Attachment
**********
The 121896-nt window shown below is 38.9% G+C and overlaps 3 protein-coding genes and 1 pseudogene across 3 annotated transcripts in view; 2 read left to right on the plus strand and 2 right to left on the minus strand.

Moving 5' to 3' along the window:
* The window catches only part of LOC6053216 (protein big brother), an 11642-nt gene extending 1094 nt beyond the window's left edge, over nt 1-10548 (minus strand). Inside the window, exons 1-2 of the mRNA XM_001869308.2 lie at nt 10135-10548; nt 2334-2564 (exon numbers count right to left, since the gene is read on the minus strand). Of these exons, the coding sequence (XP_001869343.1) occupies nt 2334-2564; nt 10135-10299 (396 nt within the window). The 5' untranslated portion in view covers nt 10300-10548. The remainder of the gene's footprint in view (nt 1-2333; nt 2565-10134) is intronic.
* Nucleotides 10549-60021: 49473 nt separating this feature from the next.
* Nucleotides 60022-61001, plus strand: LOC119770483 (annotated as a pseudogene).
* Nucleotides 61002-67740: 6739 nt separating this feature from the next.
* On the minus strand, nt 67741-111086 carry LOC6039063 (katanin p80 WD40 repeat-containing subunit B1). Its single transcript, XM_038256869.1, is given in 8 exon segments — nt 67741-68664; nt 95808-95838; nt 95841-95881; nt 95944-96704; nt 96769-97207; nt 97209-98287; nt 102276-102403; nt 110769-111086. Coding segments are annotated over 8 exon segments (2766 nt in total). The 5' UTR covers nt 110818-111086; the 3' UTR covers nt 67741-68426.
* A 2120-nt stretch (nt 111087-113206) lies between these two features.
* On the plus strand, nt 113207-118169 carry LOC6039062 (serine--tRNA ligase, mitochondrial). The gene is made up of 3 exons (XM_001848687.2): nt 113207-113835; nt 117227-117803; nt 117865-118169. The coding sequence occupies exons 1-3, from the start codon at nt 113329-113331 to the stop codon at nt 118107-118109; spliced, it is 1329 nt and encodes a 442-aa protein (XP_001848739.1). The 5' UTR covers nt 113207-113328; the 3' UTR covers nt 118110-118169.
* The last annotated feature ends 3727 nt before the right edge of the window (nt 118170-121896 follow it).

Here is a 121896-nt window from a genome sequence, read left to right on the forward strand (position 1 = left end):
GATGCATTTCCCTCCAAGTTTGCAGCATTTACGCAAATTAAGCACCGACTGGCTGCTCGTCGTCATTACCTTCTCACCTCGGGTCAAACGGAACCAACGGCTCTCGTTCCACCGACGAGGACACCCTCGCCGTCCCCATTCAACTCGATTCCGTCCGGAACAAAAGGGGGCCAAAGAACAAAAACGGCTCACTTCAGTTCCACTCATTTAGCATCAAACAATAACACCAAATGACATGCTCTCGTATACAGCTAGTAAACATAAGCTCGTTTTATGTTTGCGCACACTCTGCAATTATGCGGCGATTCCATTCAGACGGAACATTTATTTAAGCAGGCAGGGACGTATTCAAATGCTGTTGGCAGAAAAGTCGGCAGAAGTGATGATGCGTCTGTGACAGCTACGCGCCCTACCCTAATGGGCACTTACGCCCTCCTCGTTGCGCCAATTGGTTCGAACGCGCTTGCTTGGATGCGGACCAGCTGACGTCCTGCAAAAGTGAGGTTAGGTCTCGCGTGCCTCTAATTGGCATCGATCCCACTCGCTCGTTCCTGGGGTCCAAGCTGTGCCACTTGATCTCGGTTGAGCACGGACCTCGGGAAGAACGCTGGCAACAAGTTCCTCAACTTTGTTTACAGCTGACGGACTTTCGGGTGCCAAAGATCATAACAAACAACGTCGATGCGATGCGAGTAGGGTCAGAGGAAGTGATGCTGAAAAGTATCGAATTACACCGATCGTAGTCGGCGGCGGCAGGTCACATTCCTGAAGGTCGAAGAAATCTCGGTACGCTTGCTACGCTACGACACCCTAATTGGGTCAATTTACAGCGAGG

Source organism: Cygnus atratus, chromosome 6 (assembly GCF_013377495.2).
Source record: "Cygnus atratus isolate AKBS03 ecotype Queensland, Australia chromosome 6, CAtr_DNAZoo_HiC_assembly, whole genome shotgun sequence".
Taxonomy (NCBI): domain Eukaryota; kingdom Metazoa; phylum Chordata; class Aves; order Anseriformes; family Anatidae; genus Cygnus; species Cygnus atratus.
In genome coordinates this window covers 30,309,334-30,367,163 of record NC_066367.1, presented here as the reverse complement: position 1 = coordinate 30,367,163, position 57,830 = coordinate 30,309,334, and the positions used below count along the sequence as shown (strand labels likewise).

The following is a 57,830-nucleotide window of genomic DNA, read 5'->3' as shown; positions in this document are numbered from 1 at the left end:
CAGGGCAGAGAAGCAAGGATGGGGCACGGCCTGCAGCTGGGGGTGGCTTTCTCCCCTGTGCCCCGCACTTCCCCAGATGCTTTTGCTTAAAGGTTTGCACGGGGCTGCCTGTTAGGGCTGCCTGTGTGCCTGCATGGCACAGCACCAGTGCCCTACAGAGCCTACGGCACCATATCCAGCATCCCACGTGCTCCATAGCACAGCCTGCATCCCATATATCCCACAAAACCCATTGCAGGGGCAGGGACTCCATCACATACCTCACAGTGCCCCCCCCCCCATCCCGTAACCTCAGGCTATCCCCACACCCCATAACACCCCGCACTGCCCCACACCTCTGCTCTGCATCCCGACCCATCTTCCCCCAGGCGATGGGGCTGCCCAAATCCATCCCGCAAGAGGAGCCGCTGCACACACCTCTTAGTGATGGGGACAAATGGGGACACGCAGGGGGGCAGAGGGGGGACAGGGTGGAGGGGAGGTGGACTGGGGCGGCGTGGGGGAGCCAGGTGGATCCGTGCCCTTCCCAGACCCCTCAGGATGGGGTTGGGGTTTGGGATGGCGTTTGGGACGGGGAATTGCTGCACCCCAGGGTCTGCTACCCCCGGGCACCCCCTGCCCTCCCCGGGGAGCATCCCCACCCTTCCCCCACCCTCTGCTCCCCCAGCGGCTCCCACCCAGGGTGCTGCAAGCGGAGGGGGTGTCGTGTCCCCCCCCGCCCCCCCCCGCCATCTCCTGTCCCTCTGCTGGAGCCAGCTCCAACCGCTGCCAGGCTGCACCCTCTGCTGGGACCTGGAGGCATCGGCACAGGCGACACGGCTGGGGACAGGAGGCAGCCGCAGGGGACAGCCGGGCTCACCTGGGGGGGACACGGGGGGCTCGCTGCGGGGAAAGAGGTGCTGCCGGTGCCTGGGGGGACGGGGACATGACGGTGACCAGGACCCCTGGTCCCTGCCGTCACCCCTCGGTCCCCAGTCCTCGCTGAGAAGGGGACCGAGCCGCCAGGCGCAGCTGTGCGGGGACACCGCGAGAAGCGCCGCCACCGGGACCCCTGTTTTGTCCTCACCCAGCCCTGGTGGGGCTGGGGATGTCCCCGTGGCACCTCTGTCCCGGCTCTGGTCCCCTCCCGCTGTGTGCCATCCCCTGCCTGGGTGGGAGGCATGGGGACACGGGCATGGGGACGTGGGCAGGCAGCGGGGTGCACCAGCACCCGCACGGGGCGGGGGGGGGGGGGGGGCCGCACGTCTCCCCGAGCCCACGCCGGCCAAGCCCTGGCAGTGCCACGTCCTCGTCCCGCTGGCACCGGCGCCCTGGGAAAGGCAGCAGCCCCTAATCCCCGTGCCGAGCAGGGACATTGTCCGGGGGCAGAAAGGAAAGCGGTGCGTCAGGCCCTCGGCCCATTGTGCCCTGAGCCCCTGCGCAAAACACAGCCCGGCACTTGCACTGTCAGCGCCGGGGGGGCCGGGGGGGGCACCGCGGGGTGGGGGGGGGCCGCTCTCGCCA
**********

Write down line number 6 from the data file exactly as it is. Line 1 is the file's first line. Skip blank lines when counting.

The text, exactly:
* Nucleotides 61002-67740: 6739 nt separating this feature from the next.